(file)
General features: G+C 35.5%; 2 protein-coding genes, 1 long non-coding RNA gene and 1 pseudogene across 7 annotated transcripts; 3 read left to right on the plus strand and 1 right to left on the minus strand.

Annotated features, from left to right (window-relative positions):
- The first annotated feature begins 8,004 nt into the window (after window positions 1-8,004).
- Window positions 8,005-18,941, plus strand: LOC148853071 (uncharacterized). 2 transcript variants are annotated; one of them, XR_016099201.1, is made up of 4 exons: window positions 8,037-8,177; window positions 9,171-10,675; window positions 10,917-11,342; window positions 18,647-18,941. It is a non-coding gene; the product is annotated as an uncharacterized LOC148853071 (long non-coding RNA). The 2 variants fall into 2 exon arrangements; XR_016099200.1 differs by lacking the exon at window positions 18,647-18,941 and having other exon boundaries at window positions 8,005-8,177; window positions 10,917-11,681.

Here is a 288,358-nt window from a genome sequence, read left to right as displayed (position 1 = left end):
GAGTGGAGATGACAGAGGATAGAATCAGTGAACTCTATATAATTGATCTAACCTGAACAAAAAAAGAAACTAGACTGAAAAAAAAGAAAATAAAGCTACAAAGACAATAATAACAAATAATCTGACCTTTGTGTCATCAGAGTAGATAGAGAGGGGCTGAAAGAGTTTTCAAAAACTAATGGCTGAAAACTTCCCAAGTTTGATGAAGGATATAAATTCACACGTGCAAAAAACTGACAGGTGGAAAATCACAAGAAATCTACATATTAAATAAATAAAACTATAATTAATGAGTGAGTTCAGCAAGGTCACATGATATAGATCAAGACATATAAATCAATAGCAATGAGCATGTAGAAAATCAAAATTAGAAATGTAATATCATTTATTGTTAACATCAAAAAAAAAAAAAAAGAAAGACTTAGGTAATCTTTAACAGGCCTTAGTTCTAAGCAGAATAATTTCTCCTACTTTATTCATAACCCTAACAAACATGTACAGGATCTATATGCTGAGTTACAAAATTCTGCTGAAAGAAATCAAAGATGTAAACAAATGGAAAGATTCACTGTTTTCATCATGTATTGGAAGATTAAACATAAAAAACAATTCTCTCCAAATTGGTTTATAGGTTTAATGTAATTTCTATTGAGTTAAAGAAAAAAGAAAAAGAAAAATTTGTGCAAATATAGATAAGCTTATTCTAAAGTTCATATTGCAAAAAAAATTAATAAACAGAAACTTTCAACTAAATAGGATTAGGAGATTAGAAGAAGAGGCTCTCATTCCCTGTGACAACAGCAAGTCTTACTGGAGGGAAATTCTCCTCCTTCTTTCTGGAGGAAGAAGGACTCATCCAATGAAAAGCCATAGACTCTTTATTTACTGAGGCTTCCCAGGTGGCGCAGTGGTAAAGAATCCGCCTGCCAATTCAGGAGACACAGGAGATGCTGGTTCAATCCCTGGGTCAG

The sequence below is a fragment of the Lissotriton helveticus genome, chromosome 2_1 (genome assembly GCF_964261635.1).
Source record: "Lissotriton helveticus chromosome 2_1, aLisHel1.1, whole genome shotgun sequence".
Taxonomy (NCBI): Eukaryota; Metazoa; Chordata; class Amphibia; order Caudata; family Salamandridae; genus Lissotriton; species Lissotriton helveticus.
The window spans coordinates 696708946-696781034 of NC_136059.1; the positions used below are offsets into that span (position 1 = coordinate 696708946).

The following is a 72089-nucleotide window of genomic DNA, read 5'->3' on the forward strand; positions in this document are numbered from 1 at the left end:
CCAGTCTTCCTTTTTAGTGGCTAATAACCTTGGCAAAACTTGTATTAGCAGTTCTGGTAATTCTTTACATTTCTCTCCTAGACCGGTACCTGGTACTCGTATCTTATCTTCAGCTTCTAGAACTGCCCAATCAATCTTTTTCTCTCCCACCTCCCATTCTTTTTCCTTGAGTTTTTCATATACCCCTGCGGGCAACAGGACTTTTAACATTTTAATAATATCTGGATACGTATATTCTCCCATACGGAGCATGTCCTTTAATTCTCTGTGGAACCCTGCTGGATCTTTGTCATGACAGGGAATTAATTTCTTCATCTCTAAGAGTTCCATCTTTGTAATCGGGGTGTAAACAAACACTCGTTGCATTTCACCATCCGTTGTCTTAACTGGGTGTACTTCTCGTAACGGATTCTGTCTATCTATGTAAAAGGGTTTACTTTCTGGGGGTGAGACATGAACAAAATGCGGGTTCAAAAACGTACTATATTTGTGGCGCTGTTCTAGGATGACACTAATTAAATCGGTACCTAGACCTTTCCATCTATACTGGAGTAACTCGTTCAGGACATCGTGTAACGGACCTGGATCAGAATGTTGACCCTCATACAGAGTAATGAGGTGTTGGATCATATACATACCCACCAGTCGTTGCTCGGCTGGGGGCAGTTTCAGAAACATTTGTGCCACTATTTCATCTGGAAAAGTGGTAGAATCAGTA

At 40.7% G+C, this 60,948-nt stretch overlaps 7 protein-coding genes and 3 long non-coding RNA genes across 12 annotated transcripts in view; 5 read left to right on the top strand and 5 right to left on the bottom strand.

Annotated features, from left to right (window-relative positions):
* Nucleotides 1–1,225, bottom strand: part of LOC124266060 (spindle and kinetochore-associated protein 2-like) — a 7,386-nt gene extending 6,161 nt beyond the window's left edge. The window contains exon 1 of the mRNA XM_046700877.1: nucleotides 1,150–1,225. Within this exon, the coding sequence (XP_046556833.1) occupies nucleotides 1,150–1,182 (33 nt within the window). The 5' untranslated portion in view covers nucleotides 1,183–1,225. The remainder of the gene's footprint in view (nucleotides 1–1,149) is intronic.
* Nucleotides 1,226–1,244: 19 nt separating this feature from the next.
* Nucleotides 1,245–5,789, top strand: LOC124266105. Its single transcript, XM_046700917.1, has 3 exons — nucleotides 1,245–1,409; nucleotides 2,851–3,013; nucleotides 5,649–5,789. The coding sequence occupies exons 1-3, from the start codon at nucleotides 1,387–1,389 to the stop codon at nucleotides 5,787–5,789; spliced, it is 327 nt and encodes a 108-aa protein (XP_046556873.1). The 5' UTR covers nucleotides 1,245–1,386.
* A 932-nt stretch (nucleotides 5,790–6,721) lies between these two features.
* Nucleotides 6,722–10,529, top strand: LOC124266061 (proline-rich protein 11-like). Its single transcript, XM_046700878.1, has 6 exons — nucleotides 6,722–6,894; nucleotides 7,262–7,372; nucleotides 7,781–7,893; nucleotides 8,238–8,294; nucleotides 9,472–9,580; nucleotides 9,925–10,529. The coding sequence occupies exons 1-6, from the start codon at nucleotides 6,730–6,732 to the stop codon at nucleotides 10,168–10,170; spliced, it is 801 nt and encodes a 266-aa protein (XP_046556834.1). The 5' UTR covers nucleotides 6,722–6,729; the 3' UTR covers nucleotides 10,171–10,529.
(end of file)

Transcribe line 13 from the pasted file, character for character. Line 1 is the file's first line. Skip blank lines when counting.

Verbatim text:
At 40.7% G+C, this 60,948-nt stretch overlaps 7 protein-coding genes and 3 long non-coding RNA genes across 12 annotated transcripts in view; 5 read left to right on the top strand and 5 right to left on the bottom strand.